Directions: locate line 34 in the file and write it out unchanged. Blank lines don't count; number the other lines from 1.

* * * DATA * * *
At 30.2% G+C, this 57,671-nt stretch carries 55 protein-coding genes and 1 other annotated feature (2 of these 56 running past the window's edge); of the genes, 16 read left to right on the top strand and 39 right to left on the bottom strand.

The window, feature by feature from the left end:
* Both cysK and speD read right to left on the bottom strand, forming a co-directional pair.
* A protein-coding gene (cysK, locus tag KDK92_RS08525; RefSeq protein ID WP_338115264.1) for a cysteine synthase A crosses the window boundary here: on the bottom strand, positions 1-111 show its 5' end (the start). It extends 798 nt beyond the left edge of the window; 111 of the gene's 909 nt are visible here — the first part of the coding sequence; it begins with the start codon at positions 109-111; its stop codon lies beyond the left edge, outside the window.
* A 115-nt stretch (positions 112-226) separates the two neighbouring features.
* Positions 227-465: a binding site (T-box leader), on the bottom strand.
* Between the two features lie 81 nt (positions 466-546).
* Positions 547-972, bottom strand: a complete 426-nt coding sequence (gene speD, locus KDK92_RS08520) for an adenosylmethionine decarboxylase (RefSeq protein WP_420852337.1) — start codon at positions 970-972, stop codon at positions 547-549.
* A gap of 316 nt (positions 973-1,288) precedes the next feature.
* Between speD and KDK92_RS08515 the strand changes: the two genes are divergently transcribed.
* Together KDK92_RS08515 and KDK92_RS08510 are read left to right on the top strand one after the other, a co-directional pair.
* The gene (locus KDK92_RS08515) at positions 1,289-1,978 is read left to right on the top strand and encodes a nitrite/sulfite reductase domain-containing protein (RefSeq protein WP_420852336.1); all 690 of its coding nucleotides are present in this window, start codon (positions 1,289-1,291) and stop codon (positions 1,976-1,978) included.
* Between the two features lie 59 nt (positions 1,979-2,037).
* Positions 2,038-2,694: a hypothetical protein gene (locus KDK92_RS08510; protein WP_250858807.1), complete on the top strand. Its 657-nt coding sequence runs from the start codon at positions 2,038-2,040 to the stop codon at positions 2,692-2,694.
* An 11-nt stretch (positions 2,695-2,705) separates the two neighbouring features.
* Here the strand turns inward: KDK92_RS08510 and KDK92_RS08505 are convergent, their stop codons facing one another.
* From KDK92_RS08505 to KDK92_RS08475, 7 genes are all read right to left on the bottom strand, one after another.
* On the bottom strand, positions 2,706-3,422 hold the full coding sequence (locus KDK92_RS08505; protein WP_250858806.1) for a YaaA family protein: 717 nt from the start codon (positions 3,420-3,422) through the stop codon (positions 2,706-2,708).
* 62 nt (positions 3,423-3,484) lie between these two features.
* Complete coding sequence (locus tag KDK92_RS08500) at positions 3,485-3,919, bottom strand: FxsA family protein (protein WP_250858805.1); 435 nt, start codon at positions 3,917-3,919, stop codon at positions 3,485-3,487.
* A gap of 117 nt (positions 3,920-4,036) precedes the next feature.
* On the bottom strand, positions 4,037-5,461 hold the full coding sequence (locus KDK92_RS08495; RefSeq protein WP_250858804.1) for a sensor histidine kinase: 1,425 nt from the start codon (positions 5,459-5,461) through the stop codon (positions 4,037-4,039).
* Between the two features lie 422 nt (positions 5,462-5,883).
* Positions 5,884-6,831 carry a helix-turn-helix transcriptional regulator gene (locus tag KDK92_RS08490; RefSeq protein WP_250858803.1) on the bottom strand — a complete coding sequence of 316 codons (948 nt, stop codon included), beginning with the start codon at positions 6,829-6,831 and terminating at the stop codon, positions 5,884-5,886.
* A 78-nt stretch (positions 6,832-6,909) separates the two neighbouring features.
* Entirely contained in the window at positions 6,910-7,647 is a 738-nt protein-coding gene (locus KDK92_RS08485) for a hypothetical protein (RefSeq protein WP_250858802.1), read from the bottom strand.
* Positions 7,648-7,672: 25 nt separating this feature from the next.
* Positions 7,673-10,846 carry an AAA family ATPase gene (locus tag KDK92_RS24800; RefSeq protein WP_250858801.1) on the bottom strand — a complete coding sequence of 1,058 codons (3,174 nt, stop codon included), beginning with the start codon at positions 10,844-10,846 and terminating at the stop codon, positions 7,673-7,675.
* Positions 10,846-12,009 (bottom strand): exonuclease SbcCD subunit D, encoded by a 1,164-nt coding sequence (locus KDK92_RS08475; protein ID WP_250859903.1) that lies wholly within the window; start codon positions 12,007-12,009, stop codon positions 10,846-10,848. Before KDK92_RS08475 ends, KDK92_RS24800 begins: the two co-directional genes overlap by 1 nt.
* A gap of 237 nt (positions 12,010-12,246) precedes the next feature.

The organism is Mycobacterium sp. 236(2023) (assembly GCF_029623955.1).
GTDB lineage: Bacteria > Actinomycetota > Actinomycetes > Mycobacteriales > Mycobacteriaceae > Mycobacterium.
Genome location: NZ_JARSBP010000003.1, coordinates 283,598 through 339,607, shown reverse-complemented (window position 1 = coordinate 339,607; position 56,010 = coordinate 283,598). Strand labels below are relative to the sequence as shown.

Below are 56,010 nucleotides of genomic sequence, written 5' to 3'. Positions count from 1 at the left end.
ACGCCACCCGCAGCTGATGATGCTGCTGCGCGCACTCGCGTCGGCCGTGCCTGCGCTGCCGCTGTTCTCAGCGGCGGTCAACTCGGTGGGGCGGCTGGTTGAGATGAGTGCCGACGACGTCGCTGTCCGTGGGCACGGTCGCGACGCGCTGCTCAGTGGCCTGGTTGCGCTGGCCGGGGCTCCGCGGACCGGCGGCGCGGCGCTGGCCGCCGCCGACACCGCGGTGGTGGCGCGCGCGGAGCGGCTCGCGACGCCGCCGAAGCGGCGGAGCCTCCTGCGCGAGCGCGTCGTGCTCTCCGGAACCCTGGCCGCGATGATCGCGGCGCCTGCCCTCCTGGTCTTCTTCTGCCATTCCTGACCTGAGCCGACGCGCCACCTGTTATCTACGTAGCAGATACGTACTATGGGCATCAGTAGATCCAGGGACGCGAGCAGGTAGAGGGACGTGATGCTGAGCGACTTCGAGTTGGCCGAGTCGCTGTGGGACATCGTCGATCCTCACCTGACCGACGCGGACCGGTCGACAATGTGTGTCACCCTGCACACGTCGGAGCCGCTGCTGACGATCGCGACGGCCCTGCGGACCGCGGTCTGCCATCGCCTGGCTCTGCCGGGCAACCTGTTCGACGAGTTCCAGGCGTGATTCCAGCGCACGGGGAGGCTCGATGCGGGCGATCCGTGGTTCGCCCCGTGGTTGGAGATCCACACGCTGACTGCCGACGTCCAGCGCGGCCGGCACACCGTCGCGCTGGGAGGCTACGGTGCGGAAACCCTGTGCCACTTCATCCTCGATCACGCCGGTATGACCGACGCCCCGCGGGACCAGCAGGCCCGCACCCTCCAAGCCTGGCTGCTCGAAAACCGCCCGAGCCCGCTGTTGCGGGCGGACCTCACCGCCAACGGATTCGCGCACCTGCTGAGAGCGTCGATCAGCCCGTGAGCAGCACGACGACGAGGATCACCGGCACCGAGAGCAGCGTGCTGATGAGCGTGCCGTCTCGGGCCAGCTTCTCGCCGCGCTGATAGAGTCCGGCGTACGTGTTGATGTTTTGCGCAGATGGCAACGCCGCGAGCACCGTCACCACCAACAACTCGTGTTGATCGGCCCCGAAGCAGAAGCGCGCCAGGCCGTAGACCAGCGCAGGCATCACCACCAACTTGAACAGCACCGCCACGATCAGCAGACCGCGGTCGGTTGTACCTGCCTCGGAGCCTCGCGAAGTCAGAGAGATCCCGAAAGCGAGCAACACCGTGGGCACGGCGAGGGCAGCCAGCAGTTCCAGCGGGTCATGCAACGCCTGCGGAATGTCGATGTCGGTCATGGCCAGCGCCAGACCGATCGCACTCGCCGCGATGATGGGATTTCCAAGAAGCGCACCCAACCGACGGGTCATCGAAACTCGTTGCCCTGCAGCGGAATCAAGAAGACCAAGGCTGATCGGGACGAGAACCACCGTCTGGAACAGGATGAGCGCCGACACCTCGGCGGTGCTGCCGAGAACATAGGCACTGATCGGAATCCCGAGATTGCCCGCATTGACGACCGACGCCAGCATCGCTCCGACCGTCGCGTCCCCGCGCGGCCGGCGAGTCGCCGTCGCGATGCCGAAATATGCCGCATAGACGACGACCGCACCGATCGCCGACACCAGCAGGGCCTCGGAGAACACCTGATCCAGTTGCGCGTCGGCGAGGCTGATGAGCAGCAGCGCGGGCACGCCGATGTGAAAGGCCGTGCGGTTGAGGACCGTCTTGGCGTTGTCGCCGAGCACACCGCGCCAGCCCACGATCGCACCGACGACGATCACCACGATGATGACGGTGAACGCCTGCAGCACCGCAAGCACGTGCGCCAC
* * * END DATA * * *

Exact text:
Below are 56,010 nucleotides of genomic sequence, written 5' to 3'. Positions count from 1 at the left end.